Most ML algorithms learn a great deal about input, some of which is possibly sensitive (see [raw:1:data confidentiality]), and store a representation internally that may include sensitive information. Algorithm choice can help control this risk, but be aware of the output your model produces and how it may reveal sensitive aspects of its training data. When it comes to sensitive data, one promising approach in privacy-preserving ML is differential privacy which we discuss below.

Training up an ML system is not free. Stealing ML system knowledge is possible through direct input/output observation. This is akin to reversing the model.

When a fully trained model is usually put into production, a number of important risks must be considered. These encompass data fed to the model during operations (see raw data risks and pre-processing risks), risks inherent in the production model, and output risks.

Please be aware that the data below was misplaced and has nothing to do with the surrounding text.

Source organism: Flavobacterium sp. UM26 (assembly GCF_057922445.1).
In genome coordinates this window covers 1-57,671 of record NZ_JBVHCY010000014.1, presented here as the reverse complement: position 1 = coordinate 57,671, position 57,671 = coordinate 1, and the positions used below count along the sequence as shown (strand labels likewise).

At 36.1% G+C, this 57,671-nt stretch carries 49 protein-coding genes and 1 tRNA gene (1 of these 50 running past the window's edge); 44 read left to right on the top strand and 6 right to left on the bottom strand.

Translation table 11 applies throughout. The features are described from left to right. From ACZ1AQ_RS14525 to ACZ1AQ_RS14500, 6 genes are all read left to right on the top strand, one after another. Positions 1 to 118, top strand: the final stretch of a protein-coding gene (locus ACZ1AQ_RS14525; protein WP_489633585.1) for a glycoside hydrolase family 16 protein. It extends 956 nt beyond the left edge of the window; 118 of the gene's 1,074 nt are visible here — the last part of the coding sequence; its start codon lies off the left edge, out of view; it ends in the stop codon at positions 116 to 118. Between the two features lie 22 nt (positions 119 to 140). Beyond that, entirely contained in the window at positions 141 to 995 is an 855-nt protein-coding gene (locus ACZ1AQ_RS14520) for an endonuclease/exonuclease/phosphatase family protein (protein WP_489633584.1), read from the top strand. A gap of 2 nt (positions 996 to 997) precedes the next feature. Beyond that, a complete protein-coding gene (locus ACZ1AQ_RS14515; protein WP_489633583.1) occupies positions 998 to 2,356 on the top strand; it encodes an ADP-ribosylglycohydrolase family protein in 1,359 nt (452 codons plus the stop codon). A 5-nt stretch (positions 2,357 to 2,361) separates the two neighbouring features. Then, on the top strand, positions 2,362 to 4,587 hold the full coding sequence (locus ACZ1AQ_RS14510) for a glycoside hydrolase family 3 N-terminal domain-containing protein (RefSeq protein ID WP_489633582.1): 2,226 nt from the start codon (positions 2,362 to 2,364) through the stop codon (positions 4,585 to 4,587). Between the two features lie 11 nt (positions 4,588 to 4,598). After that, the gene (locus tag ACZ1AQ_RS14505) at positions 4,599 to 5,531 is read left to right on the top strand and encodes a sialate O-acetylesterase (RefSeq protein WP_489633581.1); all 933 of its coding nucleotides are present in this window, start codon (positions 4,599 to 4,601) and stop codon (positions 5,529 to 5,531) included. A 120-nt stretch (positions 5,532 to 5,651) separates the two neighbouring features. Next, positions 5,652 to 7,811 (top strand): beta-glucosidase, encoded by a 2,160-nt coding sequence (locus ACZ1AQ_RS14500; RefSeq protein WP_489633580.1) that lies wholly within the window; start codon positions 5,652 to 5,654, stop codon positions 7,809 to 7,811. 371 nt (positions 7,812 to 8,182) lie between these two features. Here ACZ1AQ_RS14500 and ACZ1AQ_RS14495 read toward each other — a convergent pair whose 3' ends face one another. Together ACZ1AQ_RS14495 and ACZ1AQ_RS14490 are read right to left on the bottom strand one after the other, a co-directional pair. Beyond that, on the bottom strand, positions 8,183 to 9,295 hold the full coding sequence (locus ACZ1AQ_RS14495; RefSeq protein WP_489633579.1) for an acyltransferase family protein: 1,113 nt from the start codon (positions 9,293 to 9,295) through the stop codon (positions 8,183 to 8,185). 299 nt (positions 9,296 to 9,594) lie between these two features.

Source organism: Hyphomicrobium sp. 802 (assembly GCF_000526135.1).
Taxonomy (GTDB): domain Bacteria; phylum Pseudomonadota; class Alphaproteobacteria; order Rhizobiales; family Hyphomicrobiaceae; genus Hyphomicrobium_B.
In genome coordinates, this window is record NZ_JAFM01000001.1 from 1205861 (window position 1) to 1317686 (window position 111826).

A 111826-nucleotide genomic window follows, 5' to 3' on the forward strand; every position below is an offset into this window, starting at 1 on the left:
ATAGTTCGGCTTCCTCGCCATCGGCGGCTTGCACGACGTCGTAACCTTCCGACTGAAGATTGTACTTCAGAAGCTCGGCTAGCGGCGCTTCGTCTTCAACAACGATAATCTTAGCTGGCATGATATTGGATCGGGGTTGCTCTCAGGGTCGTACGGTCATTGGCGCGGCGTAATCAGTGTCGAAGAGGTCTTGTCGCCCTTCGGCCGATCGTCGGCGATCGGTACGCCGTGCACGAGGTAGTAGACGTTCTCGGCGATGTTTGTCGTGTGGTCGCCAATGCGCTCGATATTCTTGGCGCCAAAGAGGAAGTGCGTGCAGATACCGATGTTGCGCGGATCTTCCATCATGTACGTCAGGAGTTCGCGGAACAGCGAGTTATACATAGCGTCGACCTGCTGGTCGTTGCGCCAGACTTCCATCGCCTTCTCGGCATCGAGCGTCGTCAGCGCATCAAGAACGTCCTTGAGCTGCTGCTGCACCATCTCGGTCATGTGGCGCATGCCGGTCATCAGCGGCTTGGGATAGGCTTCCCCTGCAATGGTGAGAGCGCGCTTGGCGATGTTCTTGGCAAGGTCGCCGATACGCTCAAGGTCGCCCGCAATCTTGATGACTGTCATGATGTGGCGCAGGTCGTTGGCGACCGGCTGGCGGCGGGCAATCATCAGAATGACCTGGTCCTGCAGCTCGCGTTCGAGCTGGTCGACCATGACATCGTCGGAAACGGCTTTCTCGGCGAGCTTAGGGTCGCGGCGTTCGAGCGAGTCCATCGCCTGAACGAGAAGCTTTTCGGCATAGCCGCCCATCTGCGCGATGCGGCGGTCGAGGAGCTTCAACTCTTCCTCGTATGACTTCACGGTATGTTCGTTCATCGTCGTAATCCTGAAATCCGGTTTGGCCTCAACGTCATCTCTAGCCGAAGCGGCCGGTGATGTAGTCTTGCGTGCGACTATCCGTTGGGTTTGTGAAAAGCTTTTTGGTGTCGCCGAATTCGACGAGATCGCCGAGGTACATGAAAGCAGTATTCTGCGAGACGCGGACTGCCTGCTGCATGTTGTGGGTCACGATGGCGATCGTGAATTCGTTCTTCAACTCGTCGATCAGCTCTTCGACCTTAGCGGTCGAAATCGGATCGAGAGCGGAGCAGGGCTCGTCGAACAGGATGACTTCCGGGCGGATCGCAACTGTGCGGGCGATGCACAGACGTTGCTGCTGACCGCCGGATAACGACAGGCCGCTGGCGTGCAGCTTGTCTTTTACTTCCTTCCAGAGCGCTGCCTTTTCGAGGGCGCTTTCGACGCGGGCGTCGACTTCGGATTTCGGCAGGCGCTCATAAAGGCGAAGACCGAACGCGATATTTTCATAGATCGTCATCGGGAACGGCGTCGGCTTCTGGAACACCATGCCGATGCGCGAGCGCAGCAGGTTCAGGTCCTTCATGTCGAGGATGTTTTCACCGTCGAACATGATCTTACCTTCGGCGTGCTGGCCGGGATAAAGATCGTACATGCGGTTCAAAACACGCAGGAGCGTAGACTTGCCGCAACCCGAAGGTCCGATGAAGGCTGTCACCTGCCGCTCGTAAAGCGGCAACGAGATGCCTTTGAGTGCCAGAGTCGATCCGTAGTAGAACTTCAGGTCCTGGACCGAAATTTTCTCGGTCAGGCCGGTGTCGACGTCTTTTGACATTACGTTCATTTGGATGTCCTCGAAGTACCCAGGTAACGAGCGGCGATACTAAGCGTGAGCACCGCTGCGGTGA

A fielded model operating in an online system (that is, still learning) can be pushed past its boundaries. An attacker may be able to carry this out quite easily.

In far too many cases, an ML system is fielded without a real understanding of how it works or why it does what it does. Integrating an ML system that “just works” into a larger system that then relies on the ML system to perform properly is a very real risk.

Inference algorithms have hyperparameters, for example sampling temperature in a generative model. If an attacker can surreptitiously modulate the hyperparameters for the inference algorithm after the evaluation process is complete, they can control the system’s behavior. (Also see [alg:9:hyperparameters].)

In many cases, confidence scores (which are paired with classification category answers) can help an attacker. If an ML system is not confident about its answer and says so, that provides feedback to an attacker with regards to how to tweak input to make the system misbehave. Conversely, a system that doesn’t return confidence scores is much harder to use correctly (and may be used idiotically). Care should be taken as to what kind of output feedback a user can and should get.